General structural formula of sulfenyl chlorides, RSCl
General structural formula of sulfenyl chlorides, RSCl

A sulfenyl chloride is a functional group with the connectivity R–S–Cl, where R is alkyl[1] or aryl. Sulfenyl chlorides are reactive compounds that behave as sources of RS+. They are used in the formation of RS–N and RS–O bonds. According to IUPAC nomenclature they are named as alkyl thiohypochlorites, i.e. esters of thiohypochlorous acid.

Preparation

Trichloromethanesulfenyl chloride is a stable sulfenyl chloride
Trichloromethanesulfenyl chloride is a stable sulfenyl chloride

Sulfenyl chlorides are typically prepared by chlorination of disulfides:[2][3]

R2S2 + Cl2 → 2 RSCl

This reaction is sometimes called the Zincke disulfide reaction, in recognition of Theodor Zincke.[4][5] Typically, sulfenyl halides are stabilized by electronegative substituents. This trend is illustrated by the stability of CCl3SCl obtained by chlorination of carbon disulfide.

Some thioethers with electron-withdrawing substituents undergo chlorinolysis of a C-S bond to afford the sulfenyl chloride.[6][7]

Reactions

Perchloromethyl mercaptan (CCl3SCl) reacts with N–H bonds in the presence of base to give the sulfenamides:

CCl3SCl + R2NH → CCl3SNR2 + HCl

This method is used in the production of the fungicides Captan and Folpet.

Sulfenyl chlorides add across alkenes:[8]

CH2=CH2 + RSCl → RSC2H4Cl

They undergo chlorination to the trichlorides:[3]

RSCl + Cl2 → [RSCl2]Cl

Sulfenyl chlorides react with water and alcohols to give sulfenyl esters, which have the formula RSOR′:[9]

RSCl + H2O → RSOH + HCl
R1SCl + R2OH → R1SOR2 + HCl

Route to sulfinyl halides

Sulfenyl chlorides can be converted to sulfinyl chlorides (RS(O)Cl). In one approach, the sulfinyl chloride is generated in two steps starting with reaction of a thiol with sulfuryl chloride, SO
2
Cl
2
In some cases the sulfenyl chloride results instead, as happens with 2,2,2-trifluoro-1,1-diphenylethanethiol. A trifluoroperacetic acid oxidation then provides a general approach to formation of sulfinyl chlorides from sulfenyl chlorides:[10]

Conversion of F3CCPh2SH to F3CCPh2SCl and on to F3CCPh2S(O)Cl.png

Related compounds

Sulfenyl fluorides and bromides are also known.[11] Simple sulfenyl iodides are unknown because they are unstable with respect to the disulfide and iodine:

2 RSI → (RS)2 + I2

Sulfenyl iodides can be isolated as stable compounds if they bear alkyl steric protecting groups as part of a cavity-shaped framework, illustrating the technique of kinetic stabilization of a reactive functionality, as in the case of sulfenic acids.[12]

A related class of compounds are the alkylsulfur trichlorides, as exemplified by methylsulfur trichloride, CH3SCl3.[13]

The corresponding selenenyl halides, RSeCl, are more commonly encountered in the laboratory. Sulfenyl chlorides are used in the production of agents used in the vulcanization of rubber.

References

  1. ^ Drabowicz, J.; Kiełbasiński, P.; Łyżwa, P.; Zając, A.; Mikołajczyk, M. (2008). Kambe, N. (ed.). Alkanesulfenyl Halides. Science of Synthesis. Vol. 39. pp. 544–550. ISBN 9781588905307.
  2. ^ Hubacher, Max H. (1943). "o-Nitrophenylsulfur chloride". Organic Syntheses.; Collective Volume, vol. 2, p. 455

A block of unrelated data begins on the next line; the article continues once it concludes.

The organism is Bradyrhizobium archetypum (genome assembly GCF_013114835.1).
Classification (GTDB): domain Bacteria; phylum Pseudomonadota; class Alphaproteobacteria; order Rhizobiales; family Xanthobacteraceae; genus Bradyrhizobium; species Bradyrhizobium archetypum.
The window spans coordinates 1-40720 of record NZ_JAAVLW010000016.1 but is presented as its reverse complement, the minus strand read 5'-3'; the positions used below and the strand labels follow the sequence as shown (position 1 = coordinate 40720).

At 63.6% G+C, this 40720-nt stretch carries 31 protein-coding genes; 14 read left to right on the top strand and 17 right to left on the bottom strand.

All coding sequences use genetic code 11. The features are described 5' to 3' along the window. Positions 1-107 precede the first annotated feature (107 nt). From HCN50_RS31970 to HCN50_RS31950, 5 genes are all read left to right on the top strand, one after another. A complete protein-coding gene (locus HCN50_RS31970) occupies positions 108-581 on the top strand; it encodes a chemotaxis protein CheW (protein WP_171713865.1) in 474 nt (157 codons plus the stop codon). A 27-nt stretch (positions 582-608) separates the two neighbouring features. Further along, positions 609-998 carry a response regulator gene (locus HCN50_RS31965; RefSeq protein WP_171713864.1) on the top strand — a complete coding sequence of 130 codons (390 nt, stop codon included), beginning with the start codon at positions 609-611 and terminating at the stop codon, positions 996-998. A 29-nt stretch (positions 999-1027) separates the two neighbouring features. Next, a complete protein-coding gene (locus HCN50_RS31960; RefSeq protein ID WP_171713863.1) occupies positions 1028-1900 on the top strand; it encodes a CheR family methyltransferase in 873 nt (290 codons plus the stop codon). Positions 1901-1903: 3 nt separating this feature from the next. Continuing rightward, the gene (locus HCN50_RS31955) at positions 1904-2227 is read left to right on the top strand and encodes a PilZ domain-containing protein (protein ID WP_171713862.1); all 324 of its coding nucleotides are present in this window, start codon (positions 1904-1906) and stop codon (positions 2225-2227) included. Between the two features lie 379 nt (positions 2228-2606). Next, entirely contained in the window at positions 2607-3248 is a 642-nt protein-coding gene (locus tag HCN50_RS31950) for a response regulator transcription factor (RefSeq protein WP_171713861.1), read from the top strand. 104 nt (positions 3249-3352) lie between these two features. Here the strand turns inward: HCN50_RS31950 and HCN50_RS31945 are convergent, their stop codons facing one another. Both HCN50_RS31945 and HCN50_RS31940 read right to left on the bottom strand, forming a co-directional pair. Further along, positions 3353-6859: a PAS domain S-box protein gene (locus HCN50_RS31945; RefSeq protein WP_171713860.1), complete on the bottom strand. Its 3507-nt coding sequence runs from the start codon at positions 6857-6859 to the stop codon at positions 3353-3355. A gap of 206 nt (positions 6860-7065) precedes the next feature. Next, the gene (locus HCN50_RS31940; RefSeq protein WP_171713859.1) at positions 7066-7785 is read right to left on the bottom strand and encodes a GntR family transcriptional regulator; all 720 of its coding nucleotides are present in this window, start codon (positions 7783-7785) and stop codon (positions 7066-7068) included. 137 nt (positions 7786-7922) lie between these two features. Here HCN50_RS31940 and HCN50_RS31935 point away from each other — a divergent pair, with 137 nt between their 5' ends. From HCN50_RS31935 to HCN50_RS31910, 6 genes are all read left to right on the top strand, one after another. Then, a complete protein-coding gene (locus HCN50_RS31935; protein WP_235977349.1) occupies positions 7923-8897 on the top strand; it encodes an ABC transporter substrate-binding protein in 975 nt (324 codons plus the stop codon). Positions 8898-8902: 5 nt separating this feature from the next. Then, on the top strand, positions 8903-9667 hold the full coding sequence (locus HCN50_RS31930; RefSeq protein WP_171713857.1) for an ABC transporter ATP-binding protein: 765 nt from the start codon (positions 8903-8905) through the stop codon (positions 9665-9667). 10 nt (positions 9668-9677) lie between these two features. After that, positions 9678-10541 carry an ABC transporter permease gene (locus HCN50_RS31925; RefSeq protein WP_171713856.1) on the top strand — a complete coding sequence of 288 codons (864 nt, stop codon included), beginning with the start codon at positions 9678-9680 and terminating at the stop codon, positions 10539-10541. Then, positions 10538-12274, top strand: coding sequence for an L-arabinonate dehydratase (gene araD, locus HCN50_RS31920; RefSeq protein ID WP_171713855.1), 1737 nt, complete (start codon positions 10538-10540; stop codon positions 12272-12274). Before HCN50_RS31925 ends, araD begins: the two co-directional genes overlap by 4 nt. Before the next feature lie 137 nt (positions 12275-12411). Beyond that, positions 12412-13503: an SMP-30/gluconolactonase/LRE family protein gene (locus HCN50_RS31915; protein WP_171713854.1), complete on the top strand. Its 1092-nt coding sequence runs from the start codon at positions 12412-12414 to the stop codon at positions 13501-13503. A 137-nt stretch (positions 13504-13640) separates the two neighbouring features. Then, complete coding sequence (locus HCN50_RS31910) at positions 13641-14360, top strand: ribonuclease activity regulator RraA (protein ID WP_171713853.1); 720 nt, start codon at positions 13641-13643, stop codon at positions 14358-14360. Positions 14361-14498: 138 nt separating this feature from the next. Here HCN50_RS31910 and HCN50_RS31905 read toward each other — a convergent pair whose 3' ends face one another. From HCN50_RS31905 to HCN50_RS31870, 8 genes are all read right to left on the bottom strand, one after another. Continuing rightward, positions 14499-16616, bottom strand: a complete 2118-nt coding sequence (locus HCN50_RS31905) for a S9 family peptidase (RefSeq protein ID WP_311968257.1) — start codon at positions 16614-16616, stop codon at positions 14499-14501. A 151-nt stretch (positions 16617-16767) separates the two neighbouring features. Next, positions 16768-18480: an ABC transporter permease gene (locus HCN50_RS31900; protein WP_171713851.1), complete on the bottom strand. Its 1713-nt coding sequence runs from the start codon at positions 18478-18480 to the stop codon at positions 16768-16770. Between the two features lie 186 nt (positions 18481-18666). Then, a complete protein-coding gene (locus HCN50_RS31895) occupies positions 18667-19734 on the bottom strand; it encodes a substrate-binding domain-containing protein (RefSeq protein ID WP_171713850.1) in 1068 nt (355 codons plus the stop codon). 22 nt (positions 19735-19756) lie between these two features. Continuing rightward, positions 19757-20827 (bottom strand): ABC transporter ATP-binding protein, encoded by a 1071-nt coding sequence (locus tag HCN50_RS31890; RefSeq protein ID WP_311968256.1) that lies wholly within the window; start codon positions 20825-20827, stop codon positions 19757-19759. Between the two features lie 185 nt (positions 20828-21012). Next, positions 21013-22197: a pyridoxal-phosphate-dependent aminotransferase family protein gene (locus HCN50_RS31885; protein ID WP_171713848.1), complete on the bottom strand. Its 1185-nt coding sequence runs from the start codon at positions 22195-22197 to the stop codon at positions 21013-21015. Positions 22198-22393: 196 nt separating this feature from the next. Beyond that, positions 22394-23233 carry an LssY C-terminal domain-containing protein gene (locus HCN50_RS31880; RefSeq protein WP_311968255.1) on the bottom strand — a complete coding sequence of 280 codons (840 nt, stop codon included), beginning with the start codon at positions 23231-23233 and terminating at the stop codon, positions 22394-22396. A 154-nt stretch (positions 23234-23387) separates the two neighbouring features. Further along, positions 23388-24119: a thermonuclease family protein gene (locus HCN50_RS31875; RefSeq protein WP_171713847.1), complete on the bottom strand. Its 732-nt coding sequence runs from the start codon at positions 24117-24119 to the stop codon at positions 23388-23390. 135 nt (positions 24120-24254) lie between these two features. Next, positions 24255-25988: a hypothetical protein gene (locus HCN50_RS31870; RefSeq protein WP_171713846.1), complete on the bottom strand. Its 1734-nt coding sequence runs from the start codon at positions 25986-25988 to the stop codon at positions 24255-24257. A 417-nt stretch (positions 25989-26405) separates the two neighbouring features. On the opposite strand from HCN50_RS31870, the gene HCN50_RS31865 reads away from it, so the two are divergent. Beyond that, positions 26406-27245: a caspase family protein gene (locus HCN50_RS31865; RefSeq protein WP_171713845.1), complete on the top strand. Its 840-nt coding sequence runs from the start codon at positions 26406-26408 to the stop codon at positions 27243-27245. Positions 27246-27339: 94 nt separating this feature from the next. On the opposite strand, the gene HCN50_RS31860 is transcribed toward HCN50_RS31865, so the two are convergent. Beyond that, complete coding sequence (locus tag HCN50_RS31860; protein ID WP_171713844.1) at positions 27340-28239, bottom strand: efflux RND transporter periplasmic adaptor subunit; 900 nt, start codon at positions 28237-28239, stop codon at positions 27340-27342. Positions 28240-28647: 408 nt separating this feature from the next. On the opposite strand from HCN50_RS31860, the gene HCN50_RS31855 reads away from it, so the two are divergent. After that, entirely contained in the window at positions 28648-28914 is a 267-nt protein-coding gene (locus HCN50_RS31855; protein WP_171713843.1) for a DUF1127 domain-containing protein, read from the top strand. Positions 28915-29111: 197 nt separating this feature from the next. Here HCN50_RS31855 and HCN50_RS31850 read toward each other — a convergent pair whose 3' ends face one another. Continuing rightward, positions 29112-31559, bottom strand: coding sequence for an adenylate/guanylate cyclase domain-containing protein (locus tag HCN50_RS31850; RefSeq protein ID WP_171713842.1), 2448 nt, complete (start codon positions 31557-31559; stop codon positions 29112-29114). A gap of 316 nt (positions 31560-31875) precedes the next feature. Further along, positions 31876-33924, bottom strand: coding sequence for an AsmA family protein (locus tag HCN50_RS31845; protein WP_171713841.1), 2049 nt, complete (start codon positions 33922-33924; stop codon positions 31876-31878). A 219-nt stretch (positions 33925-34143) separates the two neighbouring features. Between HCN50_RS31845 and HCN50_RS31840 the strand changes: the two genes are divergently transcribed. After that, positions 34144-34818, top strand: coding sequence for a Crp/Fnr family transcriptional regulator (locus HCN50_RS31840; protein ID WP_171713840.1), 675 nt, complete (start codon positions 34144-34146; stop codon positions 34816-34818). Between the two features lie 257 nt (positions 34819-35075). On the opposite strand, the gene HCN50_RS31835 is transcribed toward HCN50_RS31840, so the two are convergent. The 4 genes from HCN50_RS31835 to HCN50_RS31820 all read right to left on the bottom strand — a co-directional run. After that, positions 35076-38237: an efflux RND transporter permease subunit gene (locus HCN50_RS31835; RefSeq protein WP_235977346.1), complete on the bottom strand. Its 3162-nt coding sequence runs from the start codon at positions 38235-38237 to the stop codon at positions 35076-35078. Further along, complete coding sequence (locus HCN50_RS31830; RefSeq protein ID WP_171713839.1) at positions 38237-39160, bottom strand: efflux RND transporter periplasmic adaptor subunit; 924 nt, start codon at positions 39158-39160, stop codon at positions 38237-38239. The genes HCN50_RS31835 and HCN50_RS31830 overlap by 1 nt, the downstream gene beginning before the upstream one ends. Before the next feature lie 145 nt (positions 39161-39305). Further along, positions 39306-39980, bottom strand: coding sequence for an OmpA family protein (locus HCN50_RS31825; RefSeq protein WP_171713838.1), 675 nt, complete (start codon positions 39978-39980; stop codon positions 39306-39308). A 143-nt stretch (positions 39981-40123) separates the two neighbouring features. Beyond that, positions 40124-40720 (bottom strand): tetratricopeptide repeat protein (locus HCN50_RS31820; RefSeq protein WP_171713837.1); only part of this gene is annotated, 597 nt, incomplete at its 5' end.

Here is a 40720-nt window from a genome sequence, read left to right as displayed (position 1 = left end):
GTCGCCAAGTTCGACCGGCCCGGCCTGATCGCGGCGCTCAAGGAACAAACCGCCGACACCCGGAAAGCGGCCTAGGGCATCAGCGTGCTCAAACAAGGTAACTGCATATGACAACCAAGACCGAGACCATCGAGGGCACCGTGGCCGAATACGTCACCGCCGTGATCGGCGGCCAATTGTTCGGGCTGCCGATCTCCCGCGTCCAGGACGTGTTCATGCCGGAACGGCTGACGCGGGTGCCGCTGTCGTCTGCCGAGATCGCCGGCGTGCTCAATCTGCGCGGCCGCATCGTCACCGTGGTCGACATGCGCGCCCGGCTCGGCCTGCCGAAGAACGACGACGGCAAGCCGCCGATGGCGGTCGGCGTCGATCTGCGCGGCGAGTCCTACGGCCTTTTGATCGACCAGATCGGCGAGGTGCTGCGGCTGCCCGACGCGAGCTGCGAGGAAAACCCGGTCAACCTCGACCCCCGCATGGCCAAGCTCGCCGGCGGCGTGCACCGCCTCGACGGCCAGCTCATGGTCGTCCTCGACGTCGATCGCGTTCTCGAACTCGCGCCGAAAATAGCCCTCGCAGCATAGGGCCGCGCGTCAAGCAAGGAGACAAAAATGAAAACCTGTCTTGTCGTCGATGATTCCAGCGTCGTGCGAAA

3. ^ a b Douglass, Irwin B.; Norton, Richard V. (1973). "Methanesulfinyl Chloride". Organic Syntheses.; Collective Volume, vol. 5, pp. 709–715
  4. ^ Zincke, Th. (1911). "Über eine neue Reihe aromatischer Schwefelverbindungen". Chemische Berichte (in German). 44 (1): 769–771. doi:10.1002/cber.191104401109.
  5. ^ Zincke, Th.; Farr, Fr. (1912). "Über o-Nitrophenylschwefelchlorid und Umwandlungsprodukte". Justus Liebig's Annalen der Chemie (in German). 391 (1): 57–88. doi:10.1002/jlac.19123910106.
  6. ^ F. B. Wells, C. F. H. Allen (1935). "2,4-Dinitroaniline". Organic Syntheses. 15: 22. doi:10.15227/orgsyn.015.0022.
  7. ^ Norman Kharasch, Robert B. Langford (1964). "2,4-Dinitrobenzenesulfenyl Chloride". Organic Syntheses. 44: 47. doi:10.15227/orgsyn.044.0047.
  8. ^ Brintzinger, H.; Langheck, M., "Synthesen mit Alkylschwefelchloriden (X. Mitteil. über organische Schwefelchloride)", Chemische Berichte 1954, volume 87, 325-330. doi:10.1002/cber.19540870306
  9. ^ Petrovic, Goran; Saicic, Radomir N.; Cekovic, Zivorad (2005). "Phenylsulfenylation of Nonactivated Carbon Atom by Photolysiis of Alkyl Benzenesulfenated: Preparation of 2-Phenylthio-5-heptanol". Organic Syntheses. 81: 244. doi:10.15227/orgsyn.081.0244.
  10. ^ Page, P. C. B.; Wilkes, R. D.; Reynolds, D. (1995). "Alkyl Chalcogenides: Sulfur-based Functional Groups". In Ley, Steven V. (ed.). Synthesis: Carbon with One Heteroatom Attached by a Single Bond. Comprehensive Organic Functional Group Transformations. Elsevier. pp. 113–276. ISBN 9780080423234.
  11. ^ Reno, Daniel S.; Pariza, Richard J. (1998). "Phenyl Vinyl Sulfide". Organic Syntheses.; Collective Volume, vol. 9, p. 662
  12. ^ Sase, S.; Aoki, Y.; Abe, N.; Goto, K. (2009). "Stable Sulfenyl Iodide Bearing a Primary Alkyl Steric Protection Group with a Cavity-shaped Framework". Chemistry Letters. 38 (12): 1188–1189. doi:10.1246/cl.2009.1188.
  13. ^ Braverman, S.; Cherkinsky, M.; Levinger, S. (2008). "Alkylsulfur Trihalides". Sci. Synth. 39: 187–188. ISBN 9781588905307.